the arrangement of the narration based on the cause-effect relationship of the events
the main character in a work, who may or may not be heroic
a poetic stanza of four lines
the practice in literature of attempting to describe nature and life without idealization and without attention to detail
a repeated stanza or line(s) in a poem or song
the development of action in a work, usually at the beginning
the repetition of the same or similar sounds, most often at the ends of lines
the modulation of weak and strong (stressed and unstressed) elements in the flow of speech
a form of verbal irony in which apparent praise is actually harshly or bitterly critical
a literary work that holds up human failings to ridicule and censure
the analysis of a verse to show its meter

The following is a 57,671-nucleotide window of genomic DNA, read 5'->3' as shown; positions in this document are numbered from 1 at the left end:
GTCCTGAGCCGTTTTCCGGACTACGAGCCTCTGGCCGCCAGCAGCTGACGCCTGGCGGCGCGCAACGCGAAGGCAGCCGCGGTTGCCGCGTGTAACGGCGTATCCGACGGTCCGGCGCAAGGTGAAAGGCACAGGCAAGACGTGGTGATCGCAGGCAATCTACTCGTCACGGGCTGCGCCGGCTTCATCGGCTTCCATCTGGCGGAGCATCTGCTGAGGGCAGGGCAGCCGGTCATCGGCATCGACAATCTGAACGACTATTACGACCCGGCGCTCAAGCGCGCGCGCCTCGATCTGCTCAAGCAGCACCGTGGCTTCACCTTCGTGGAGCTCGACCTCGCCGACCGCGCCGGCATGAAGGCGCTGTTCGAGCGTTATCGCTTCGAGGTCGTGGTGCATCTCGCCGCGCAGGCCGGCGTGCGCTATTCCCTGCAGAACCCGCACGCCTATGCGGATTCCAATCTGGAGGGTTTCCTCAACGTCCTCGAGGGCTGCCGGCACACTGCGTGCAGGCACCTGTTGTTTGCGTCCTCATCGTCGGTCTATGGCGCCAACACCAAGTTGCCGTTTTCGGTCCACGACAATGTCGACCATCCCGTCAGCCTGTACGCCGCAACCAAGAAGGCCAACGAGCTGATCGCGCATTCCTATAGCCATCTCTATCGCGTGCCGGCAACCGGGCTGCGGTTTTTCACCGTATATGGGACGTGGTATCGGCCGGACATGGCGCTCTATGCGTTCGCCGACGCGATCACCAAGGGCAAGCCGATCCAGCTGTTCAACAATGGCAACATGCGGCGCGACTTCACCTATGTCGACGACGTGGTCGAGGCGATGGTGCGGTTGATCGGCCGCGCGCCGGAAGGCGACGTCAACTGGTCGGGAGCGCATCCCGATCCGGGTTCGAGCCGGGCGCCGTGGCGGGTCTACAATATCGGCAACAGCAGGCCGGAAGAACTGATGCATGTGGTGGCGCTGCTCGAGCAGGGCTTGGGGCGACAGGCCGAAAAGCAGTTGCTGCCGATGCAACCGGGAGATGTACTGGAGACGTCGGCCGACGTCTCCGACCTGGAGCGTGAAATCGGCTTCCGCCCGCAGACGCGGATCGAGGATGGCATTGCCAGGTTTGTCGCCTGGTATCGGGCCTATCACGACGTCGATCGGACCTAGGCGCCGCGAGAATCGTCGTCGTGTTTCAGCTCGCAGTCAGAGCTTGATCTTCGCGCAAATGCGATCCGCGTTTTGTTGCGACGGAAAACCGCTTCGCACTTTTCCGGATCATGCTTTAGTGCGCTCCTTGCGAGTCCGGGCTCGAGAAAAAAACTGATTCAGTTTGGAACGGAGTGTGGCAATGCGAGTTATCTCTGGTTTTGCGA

the time and place of the action in a story, poem, or play
also called an English sonnet: a sonnet form that divides the poem into three units of four lines each and a final unit of two lines, usually abab cdcd efef gg
another name for concrete poetry: poetry that is shaped to look like an object
a direct, explicit comparison of one thing to another, usually using words like or as to draw the connection
a monologue in which the character in a play is alone and speaking only to himself or herself
the person, not necessarily the author, who is the voice of a poem
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